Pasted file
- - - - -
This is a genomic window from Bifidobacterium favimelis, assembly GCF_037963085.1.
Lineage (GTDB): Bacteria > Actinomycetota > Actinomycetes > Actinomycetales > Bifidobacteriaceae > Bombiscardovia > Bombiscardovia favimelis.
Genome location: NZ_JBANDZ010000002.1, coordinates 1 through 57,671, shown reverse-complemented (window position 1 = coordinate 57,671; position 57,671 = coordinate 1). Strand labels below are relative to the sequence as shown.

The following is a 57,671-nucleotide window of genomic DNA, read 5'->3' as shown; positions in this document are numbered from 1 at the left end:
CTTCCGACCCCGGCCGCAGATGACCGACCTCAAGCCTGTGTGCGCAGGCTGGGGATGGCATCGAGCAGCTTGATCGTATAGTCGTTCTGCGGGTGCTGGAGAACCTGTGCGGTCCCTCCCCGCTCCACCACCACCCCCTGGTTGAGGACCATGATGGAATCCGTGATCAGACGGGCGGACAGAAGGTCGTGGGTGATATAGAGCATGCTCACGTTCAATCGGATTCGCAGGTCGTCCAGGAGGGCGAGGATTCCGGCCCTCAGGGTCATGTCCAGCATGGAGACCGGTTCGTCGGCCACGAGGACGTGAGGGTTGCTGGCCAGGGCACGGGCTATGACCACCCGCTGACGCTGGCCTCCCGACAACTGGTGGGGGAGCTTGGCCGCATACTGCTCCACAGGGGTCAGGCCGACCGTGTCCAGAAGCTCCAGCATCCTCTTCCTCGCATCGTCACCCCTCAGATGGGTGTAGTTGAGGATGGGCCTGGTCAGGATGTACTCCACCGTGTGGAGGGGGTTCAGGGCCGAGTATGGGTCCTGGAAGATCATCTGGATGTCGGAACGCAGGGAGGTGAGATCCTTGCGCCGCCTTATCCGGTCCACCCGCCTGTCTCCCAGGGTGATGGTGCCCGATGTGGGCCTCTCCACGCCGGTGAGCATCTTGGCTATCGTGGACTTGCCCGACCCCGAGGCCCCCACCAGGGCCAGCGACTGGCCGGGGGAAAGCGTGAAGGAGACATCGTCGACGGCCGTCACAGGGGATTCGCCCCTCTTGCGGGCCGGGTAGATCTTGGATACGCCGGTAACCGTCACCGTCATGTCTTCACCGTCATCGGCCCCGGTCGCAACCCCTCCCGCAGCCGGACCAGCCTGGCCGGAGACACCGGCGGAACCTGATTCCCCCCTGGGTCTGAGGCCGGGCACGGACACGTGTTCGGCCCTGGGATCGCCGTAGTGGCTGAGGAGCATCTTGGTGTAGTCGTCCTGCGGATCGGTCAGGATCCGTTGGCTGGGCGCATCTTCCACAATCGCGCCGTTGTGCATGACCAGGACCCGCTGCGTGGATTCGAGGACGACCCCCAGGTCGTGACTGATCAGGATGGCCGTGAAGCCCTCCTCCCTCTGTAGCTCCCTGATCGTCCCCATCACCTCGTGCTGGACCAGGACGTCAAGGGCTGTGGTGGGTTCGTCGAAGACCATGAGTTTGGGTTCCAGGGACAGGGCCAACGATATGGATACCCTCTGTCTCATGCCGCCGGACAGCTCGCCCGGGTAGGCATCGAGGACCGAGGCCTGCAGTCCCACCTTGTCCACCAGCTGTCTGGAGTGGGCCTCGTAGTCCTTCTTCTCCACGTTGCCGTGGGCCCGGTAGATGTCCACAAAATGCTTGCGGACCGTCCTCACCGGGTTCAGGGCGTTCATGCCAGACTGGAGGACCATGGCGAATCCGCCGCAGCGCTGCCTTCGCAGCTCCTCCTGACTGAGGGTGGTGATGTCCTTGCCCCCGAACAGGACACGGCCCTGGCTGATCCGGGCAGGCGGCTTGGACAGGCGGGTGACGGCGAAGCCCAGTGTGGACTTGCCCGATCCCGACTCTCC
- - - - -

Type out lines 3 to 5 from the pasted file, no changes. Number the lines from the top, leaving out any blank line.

Genome location: NZ_JBANDZ010000002.1, coordinates 1 through 57,671, shown reverse-complemented (window position 1 = coordinate 57,671; position 57,671 = coordinate 1). Strand labels below are relative to the sequence as shown.

The following is a 57,671-nucleotide window of genomic DNA, read 5'->3' as shown; positions in this document are numbered from 1 at the left end:
CTTCCGACCCCGGCCGCAGATGACCGACCTCAAGCCTGTGTGCGCAGGCTGGGGATGGCATCGAGCAGCTTGATCGTATAGTCGTTCTGCGGGTGCTGGAGAACCTGTGCGGTCCCTCCCCGCTCCACCACCACCCCCTGGTTGAGGACCATGATGGAATCCGTGATCAGACGGGCGGACAGAAGGTCGTGGGTGATATAGAGCATGCTCACGTTCAATCGGATTCGCAGGTCGTCCAGGAGGGCGAGGATTCCGGCCCTCAGGGTCATGTCCAGCATGGAGACCGGTTCGTCGGCCACGAGGACGTGAGGGTTGCTGGCCAGGGCACGGGCTATGACCACCCGCTGACGCTGGCCTCCCGACAACTGGTGGGGGAGCTTGGCCGCATACTGCTCCACAGGGGTCAGGCCGACCGTGTCCAGAAGCTCCAGCATCCTCTTCCTCGCATCGTCACCCCTCAGATGGGTGTAGTTGAGGATGGGCCTGGTCAGGATGTACTCCACCGTGTGGAGGGGGTTCAGGGCCGAGTATGGGTCCTGGAAGATCATCTGGATGTCGGAACGCAGGGAGGTGAGATCCTTGCGCCGCCTTATCCGGTCCACCCGCCTGTCTCCCAGGGTGATGGTGCCCGATGTGGGCCTCTCCACGCCGGTGAGCATCTTGGCTATCGTGGACTTGCCCGACCCCGAGGCCCCCACCAGGGCCAGCGACTGGCCGGGGGAAAGCGTGAAGGAGACATCGTCGACGGCCGTCACAGGGGATTCGCCCCTCTTGCGGGCCGGGTAGATCTTGGATACGCCGGTAACCGTCACCGTCATGTCTTCACCGTCATCGGCCCCGGTCGCAACCCCTCCCGCAGCCGGACCAGCCTGGCCGGAGACACCGGCGGAACCTGATTCCCCCCTGGGTCTGAGGCCGGGCACGGACACGTGTTCGGCCCTGGGATCGCCGTAGTGGCTGAGGAGCATCTTGGTGTAGTCGTCCTGCGGATCGGTCAGGATCCGTTGGCTGGGCGCATCTTCCACAATCGCGCCGTTGTGCATGACCAGGACCCGCTGCGTGGATTCGAGGACGACCCCCAGGTCGTGACTGATCAGGATGGCCGTGAAGCCCTCCTCCCTCTGTAGCTCCCTGATCGTCCCCATCACCTCGTGCTGGACCAGGACGTCAAGGGCTGTGGTGGGTTCGTCGAAGACCATGAGTTTGGGTTCCAGGGACAGGGCCAACGATATGGATACCCTCTGTCTCATGCCGCCGGACAGCTCGCCCGGGTAGGCATCGAGGACCGAGGCCTGCAGTCCCACCTTGTCCACCAGCTGTCTGGAGTGGGCCTCGTAGTCCTTCTTCTCCACGTTGCCGTGGGCCCGGTAGATGTCCACAAAATGCTTGCGGACCGTCCTCACCGGGTTCAGGGCGTTCATGCCAGACTGGAGGACCATGGCGAATCCGCCGCAGCGCTGCCTTCGCAGCTCCTCCTGACTGAGGGTGGTGATGTCCTTGCCCCCGAACAGGACACGGCCCTGGCTGATCCGGGCAGGCGGCTTGGACAGGCGGGTGACGGCGAAGCCCAGTGTGGACTTGCCCGATCCCGACTCTCC